Confessions of an Irish Catholic anarchist…


12674419_10153889554894210_646874076_nWith election time on the horizon, the descriptive terms in the title start coming up in conversation more and more frequently. And yes, it is all correct; I’m an Irish citizen, a devout Catholic and a committed anarchist. To the average person, that might seem incongruous- certainly the last two- even absurd. But it is all correct.

Needless to say, questions come thick and fast:

How I can remain in the hierarchical Catholic Church- which prizes devotion and obedience above just about everything- and embrace a political outlook that rejects hierarchies and embraces liberty and free thought?

Doesn’t anarchism reject organization altogether in favour of chaotic rebellion?

Can you really be part of a hierarchical church- a very often reactionary and intolerant one- and still maintain your own liberty and autonomy, both of which sacrosanct to anarchists?

‘No Gods, No Masters’ and ‘I believe in God the Father Almighty’… Can you actually hold on to both?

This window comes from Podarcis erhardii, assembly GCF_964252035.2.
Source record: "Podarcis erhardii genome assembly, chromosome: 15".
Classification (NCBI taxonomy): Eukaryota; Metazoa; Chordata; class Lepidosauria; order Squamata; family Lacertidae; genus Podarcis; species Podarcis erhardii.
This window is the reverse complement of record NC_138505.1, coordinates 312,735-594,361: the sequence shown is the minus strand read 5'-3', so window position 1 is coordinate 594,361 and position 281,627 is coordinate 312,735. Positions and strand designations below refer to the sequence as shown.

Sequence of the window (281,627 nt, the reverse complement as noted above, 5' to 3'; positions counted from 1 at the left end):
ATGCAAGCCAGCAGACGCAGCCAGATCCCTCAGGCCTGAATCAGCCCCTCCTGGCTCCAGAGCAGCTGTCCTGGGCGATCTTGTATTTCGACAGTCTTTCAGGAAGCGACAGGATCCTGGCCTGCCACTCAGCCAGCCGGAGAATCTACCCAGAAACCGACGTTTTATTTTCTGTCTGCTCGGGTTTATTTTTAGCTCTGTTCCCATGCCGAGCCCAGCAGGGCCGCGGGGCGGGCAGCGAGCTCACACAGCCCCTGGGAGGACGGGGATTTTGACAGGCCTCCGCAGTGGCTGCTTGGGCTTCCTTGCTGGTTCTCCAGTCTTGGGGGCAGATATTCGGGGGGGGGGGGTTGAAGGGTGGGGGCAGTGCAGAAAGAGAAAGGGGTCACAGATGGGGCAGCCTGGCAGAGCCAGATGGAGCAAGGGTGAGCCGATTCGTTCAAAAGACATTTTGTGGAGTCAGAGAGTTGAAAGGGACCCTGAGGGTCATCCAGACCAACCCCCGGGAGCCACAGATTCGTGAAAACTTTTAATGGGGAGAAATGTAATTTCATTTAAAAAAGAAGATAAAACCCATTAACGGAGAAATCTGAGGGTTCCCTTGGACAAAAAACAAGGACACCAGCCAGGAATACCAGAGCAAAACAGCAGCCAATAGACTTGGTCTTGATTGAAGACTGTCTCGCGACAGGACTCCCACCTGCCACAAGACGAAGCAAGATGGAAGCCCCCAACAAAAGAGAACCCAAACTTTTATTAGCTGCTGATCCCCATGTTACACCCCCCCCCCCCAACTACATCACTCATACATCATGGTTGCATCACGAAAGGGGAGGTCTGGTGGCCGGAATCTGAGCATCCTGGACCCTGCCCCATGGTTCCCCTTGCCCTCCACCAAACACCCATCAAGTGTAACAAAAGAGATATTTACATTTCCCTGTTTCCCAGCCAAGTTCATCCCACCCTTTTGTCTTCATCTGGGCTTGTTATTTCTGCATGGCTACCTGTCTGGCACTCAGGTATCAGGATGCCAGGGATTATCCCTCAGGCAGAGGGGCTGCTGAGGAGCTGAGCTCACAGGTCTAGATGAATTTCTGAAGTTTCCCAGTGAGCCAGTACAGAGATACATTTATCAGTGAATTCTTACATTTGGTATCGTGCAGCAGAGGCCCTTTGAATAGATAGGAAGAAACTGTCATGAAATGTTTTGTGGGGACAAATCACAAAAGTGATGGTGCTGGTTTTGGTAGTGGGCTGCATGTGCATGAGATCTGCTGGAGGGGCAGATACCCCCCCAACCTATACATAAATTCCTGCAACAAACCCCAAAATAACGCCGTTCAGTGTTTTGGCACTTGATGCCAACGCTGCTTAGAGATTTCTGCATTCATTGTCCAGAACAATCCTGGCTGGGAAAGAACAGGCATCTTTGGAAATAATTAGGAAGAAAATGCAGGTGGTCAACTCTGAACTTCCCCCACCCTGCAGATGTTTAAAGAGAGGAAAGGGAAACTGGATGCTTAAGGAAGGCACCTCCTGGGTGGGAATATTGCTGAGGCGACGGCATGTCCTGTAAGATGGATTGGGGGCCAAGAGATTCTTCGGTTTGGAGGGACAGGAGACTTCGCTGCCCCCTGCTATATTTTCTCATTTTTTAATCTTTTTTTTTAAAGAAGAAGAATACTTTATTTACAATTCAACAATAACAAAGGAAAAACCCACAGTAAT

My personal answer comes from years of lived experience, thousands of pages, dozens of interactions, and much contemplation. It comes from discovery and investigation of the rich seam of radical thought within Christian teaching and history- the worker priests of France; the Catholic Worker movement of Dorothy Day and Peter Maurin; the theology of Jacques Ellul and Nicolai Berdyaev; the philosophy of Leo Tolstoy… So the thoughts I’ll give here are relatively brief, but there’s plenty to explore…

… In the words of one Jewish carpenter, ‘seek and you shall find’…

First of all, we need to establish, what is anarchism? Briefly, anarchism is a system of social thought that holds that the natural state of humanity is freedom and that any form of authoritarianism, coercion, oppression, or slavery is violence and murder. Anarchism aims to bring about the maximum of human freedom possible and therefore–obviously- envisions fundamental changes to how we think about and manage our society.

Contrary to the common assumption, anarchists are not opposed to management or organization; on the contrary, anarchism is a method of organization first and foremost. At its root, anarchism is a critique of centralized power, and one specific form of centralized power in particular- the ‘State’. That’s a complicated opinion to hold, as the centralized ‘State’ is the only form of social organization that any of us has ever known and it’s extremely difficult to contemplate life without it.

Nevertheless, anarchists maintain that the centralized, bureaucratic, militarized ‘State’ commodifies, coerces, and curtails human freedom to such an extent- right up to killing us if it sees fit- that any supposed ‘benefits’ it allegedly provides are moot.